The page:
buy, and that the prosecutor was likely, instead, to ask the court to include the February 27th buy as "relevant conduct," and (2) that, under the Sentencing Guidelines, a defendant pleading guilty often retains the right to a hearing challenging whether "relevant conduct" includes conduct other than the conduct of the conviction, such as, here, conduct resulting from an agent luring the defendant into a drug sale atypical of the defendant. Counsel therefore failed to convey this information to Mr. Smith. Indeed, counsel informs the court that defendant's decision to reject the plea offer was made on the basis of a set of information that included the counsel's allegedly incorrect statement that if he accepted the plea, his sentence level would necessarily be determined in large part by the large amount of cocaine from the February 27th buy.
I conclude that on the record currently before me, it is impossible to determine whether or not defense counsel's failure to advise Mr. Smith of the Fatico hearing option violated Mr. Smith's Sixth Amendment rights, because it is unclear whether, under the terms of the initial plea bargain offer, a Fatico hearing of the type defense counsel currently envisions ever really was available to Mr. Smith.
The government argues that, "as a practical matter, the Government would never have accepted a pre-indictment plea from the defendant that did not also include a stipulation to the entire amount of the cocaine involved in this case -- an amount that would have to have included the February 27, 1991 transaction." September 14, 1992 letter, Government to Court at 2. Defense counsel takes issue with this assertion, however, arguing that despite the statement in the government's March 27, 1991 plea offer letter that the amount involved in the various transactions exceeded 25 grams, the government did not request a stipulation to that effect and would not have required Mr. Smith to stipulate to that amount in order to accept the plea bargain. He thus argues that the Fatico option would have remained had Mr. Smith accepted the pre-indictment plea offer. September 22, 1992 letter, Defense Counsel to Court. Defense counsel's position is undercut somewhat by his initial letter to the court in which he stated that his error lay in not "thinking of or suggesting to Mr. Smith a counter-offer of pleading to the proposed charge while reserving the issue of the February 27th transaction for a Fatico hearing." November 1, 1991 letter, Defense Counsel to Court at 3 (emphasis added). This initial view indicates that defense counsel did not understand the original offer as allowing for a Fatico hearing, and buttresses the government's assertion that such a deal was unlikely.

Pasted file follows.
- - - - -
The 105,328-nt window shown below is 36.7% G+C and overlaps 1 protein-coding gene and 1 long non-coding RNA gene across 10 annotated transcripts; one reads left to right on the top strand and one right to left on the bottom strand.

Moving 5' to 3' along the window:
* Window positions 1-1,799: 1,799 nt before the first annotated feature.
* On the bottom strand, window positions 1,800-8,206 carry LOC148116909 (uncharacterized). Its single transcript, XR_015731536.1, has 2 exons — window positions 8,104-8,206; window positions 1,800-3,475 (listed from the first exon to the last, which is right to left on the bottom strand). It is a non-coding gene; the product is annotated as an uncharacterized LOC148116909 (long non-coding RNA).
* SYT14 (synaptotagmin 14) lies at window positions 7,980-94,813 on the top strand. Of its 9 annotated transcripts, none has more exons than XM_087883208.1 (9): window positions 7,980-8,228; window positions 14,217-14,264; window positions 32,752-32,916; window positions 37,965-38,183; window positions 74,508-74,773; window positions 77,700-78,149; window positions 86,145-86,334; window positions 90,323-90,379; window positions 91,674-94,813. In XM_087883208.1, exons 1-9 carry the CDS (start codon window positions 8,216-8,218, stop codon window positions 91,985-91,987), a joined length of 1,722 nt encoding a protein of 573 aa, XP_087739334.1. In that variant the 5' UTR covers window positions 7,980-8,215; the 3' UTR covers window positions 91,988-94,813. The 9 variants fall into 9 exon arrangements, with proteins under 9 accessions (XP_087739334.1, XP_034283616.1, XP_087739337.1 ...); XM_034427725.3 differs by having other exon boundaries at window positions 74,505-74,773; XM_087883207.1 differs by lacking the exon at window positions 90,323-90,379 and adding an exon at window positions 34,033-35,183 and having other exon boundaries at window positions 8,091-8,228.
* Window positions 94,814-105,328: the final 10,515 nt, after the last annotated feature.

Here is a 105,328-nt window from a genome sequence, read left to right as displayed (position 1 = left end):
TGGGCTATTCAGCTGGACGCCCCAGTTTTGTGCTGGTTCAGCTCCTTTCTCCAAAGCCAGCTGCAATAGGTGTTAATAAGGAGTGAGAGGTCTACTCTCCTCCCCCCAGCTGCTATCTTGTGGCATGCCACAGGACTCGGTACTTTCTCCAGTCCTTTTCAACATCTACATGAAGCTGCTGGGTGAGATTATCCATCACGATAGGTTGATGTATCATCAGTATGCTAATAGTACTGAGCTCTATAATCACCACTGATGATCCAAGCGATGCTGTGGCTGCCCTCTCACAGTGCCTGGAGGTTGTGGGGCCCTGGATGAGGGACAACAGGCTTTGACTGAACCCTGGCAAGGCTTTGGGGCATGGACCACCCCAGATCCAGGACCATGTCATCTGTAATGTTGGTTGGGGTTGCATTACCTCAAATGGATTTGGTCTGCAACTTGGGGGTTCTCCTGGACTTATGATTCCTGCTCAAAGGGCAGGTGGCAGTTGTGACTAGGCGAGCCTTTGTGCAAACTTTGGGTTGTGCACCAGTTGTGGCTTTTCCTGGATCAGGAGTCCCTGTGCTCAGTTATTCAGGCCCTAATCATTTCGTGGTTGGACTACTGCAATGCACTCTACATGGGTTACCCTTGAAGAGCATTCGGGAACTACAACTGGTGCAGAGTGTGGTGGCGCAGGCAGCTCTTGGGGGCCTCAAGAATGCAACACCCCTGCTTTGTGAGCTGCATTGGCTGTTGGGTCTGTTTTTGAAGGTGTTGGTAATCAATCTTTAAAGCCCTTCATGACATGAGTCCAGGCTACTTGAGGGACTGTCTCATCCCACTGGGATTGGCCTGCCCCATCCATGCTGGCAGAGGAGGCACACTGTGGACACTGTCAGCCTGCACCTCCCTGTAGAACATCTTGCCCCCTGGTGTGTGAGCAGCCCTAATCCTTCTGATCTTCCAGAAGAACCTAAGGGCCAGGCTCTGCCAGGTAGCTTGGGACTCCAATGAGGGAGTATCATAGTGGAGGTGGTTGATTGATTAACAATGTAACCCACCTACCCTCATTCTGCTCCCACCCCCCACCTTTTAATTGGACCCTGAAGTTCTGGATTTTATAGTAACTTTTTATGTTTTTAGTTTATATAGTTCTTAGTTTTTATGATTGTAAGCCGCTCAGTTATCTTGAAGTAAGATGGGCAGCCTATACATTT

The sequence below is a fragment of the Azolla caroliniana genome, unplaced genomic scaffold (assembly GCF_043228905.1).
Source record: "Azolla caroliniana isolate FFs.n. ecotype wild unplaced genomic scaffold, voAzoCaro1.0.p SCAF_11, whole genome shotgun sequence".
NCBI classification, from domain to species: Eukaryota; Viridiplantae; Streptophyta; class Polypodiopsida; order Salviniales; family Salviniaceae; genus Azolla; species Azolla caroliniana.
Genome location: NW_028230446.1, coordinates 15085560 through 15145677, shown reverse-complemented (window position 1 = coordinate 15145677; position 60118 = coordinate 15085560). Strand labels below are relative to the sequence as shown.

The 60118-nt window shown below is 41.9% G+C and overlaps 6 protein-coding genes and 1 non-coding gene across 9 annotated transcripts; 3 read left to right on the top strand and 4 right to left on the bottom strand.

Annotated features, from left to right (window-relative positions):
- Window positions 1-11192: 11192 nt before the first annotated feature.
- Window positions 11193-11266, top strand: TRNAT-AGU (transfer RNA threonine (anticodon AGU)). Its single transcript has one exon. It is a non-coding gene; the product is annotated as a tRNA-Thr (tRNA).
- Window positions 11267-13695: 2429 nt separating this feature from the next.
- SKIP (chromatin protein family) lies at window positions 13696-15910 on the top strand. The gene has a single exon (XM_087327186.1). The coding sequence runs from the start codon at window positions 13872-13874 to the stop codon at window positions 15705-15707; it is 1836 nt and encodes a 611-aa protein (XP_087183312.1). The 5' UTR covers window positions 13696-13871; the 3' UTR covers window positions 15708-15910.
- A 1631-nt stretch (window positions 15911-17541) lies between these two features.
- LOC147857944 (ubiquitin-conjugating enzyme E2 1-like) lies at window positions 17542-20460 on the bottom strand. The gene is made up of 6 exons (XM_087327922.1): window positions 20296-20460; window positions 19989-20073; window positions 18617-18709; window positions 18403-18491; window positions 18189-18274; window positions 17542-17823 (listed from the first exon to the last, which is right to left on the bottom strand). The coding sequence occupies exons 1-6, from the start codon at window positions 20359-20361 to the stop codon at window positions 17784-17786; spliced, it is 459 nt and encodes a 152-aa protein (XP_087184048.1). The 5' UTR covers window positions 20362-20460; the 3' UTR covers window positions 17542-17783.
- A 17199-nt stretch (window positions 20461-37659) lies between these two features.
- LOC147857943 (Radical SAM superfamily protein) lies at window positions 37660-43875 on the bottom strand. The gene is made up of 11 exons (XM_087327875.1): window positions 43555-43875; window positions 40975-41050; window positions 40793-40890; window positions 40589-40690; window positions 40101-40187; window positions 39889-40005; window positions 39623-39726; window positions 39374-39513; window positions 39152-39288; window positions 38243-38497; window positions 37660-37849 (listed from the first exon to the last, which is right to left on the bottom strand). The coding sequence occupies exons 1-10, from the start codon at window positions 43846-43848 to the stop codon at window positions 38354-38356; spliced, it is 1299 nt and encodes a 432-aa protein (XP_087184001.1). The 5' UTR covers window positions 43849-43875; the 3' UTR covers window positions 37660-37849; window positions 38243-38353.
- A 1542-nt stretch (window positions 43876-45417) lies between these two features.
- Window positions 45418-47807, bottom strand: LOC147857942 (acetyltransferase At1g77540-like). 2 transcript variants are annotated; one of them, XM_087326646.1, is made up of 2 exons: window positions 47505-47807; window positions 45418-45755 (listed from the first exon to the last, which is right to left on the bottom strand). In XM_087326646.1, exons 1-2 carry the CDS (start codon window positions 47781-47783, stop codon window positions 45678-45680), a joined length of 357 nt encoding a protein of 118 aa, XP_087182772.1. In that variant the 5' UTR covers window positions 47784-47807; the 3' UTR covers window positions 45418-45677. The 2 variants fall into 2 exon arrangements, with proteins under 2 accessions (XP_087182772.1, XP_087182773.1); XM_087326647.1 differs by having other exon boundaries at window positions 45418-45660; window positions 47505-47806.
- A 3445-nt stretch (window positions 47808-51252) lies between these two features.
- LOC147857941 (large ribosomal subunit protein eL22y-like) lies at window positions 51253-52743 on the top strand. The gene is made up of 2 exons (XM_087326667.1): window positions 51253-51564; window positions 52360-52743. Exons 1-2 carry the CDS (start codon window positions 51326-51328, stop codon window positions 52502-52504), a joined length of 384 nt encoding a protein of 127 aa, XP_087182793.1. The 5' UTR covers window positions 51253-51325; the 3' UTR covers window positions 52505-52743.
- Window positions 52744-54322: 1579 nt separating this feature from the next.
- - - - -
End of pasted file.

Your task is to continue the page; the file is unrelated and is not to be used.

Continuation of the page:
As this exchange of letters demonstrates, whether the government's original plea offer precluded the option of a Fatico hearing is far from clear, and the record I have before me -- consisting almost exclusively of after-the-fact assertions regarding what would have happened had Mr. Smith accepted the plea -- is insufficient for me to resolve this issue. Consequently, because I must determine whether there ever was a Fatico hearing option in order to rule on Mr. Smith's Sixth Amendment claim, I conclude that I need additional information regarding plea bargaining procedures. For example, did the typical plea agreement in the Southern District of New York in March 1991 for offenses such as the one here under consideration require a defendant to stipulate to a particular amount of cocaine? Have other defendants in the plea bargaining process requested the right to leave open the Fatico hearing option for part of their conduct, after acceding to a pre-indictment plea to other conduct? If so, what was the government's response? Have any defendants who did not raise the issue during plea negotiations received Fatico hearings to contest the quantity of cocaine after accepting pre-indictment plea offers? Once I have received responses to these questions, and any other information counsel think is relevant to resolving the issue at hand, I will be in a better position to determine whether Mr. Smith's received inadequate assistance of counsel. If I so conclude, I will address at that point the appropriate remedy.
The court adheres to its earlier ruling that 21 U.S.C. § 845a(a) imposes a mandatory one year minimum sentence, and rejects Mr. Smith's contention that the government violated his Brady rights. The court finds that the current record does not allow for a conclusion regarding whether defendant received ineffective assistance of counsel in connection with the initial plea offer. Counsel for the respective parties should confer with each other and, by July 2, 1993, submit to chambers their respective views on the best manner in which to supplement the record to respond to the questions raised in this opinion.
DATED: New York, New York
June 11, 1993
Kimba M. Wood
United States District Judge